Every outdoor activity has its industry to provide gear. Mass production is what makes products affordable, because some company makes them in quantity.
Mass production giveth, but it also taketh away. Once a company is devoted to large production runs, perhaps from a factory in a distant land, it has a strong interest in moving a large quantity of those products at regular intervals.
Frugality does not help the economy. Money that stays in your pocket is not the circulating blood of healthy commerce. So how does one separate the wise from their money?
Outdoor explorers are frequently independent-minded people who value other things besides money and the mere ownership of objects. This makes them lousy consumers. But in order to thrive, a mass-producing industry needs consumers to buy things.
REI started as a buying group for outdoor enthusiasts in the Pacific Northwest. In order to increase their buying power and scour the world for good gear at the best available price, members paid a small fee and pooled their orders to buy the largest quantity they could. Now it’s a giant retailer. Retailers like Eastern Mountain Sports, LL Bean and Land’s End all either expanded or transformed themselves to profit from what people would actually buy, not necessarily what the company originally offered. Does anyone here remember Land’s End as a small-boat hardware company, or did I just dream that? I was pretty young at the time.
Companies like The North Face, Jansport, Kelty, Lowe Alpine Systems, Sierra Designs and many more began as small operations run by outdoor adventurers for outdoor adventurers. But economic reality caught up with them, just as it does with every supplier and retailer.
Intrepid adventurers, whether they’re going halfway around the world or just tackling nearby terrain in adventurous ways just don’t spend a lot of time shopping. Products had to be made cheaper. The product mix had to be changed to expand profitable sectors.
Anyone who has been adventuring since the early 1980s has seen the changes in what were once outfitter stores. Most of them look more like clothing stores. Many more people will buy an image than will actually go out and put gear and clothing to the hardest test. In an attempt to be popular and bring in enough money to survive, outdoor businesses at every level have tried to broaden their appeal.
Outdoor adventuring used to be entwined with environmental concern, if not activism. Not everyone was careful, and standards only improved as environmental science pointed out more and more areas to improve, but generally the outdoor community of the late 1960s and ‘70s stressed clean ethics.
As a climber in the 1980s I witnessed a shift in behavior that seemed to exemplify the down side of popularization. Young rock jocks were writing their names on sandstone cliffs in the desert southwest of the USA and leaving piles of celebratory litter at the base of climbs all over. At the same time, you could no longer leave your pack at the bottom of the climb and count on finding it there when you returned for it.
Flamboyant lycra came in. The outdoors became just another gymnasium for preening prima donnas.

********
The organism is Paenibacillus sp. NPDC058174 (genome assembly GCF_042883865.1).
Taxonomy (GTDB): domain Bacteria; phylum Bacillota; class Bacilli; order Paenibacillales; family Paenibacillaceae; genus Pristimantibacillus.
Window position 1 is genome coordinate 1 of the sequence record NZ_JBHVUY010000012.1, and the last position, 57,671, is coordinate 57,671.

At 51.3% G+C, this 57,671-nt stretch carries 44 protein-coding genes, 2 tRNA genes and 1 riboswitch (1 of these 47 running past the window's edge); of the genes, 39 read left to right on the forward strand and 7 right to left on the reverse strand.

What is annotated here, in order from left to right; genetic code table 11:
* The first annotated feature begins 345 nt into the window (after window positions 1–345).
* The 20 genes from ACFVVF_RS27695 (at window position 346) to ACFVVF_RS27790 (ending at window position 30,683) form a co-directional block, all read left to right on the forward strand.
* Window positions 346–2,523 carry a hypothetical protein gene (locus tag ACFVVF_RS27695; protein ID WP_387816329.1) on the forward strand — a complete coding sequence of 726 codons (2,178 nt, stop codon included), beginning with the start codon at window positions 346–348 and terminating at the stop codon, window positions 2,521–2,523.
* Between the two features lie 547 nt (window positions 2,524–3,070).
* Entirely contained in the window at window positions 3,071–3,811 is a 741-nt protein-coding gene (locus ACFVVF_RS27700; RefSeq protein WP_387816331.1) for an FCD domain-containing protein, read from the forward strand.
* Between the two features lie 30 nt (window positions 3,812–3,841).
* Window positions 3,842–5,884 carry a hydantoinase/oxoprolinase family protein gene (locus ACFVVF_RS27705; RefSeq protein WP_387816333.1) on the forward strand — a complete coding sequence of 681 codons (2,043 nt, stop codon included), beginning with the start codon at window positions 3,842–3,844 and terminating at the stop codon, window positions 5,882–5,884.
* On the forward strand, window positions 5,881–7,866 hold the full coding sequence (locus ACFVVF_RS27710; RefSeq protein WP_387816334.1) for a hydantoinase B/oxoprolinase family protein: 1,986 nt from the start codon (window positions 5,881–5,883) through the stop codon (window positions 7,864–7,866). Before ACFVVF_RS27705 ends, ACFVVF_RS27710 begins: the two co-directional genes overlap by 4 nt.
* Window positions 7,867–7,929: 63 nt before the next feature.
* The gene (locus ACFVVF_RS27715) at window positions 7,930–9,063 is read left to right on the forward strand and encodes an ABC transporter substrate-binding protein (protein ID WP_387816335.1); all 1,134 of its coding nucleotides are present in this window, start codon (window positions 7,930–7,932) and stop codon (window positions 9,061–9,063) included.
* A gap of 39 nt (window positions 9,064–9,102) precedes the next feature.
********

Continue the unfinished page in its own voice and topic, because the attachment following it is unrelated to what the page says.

Along with the arrogantly accomplished came the trooping hordes of mall shoppers on their brief forays to see if the life was as much fun as the look. I suppose an SUV looks a little more appropriate on a dirt road than on curb-lined suburban boulevards, but my Ford Escort is parked right next to them there in the woods.
By encouraging consumers to buy equipment and venture outdoors, some advocates might hope that these people will be transformed, elevated to the next level of appreciation by their exposure to the natural environment. Indeed, some people will be transformed. But plenty of others just take their consumer mentality with them wherever they go.
Then there’s the money. It’s hard to walk away from a few million in income, even if it comes from the creation of thousands of tons of landfill-fodder, as is the case with nearly any consumer-goods industry. Money. You can’t take it with you, but you darn sure need it while you’re here.
Unfortunately, the mass-producing industry responds more and more to its own needs, trying
to detect and fulfill consumer wants, but still having to empty the warehouse of masses of produced products regardless of their actual effectiveness. The marketing department becomes more important than the design department. Make it look good. Make it sound good. Make it sell. Empty that warehouse.
Customers providing their own muscle to move their toys want some credit for their efforts. That drives the demand for lower prices, putting pressure on suppliers to keep production costs low enough to preserve profits. The industry is not a cynical creation of evil geniuses, although I have my questions about certain bike companies. The industry is a creation of all economic forces. So I don’t suggest a particular remedy at this point. This overview just collects my observations for further study.
Personal adventure brings the irreconcilable difference between durability and rapid consumption into direct conflict. Stuff that holds up doesn’t turn inventory very fast. People who don’t live to shop don’t shop often. But gear that doesn’t perform can actually kill people, and too much planned obsolescence can drive people away from an activity.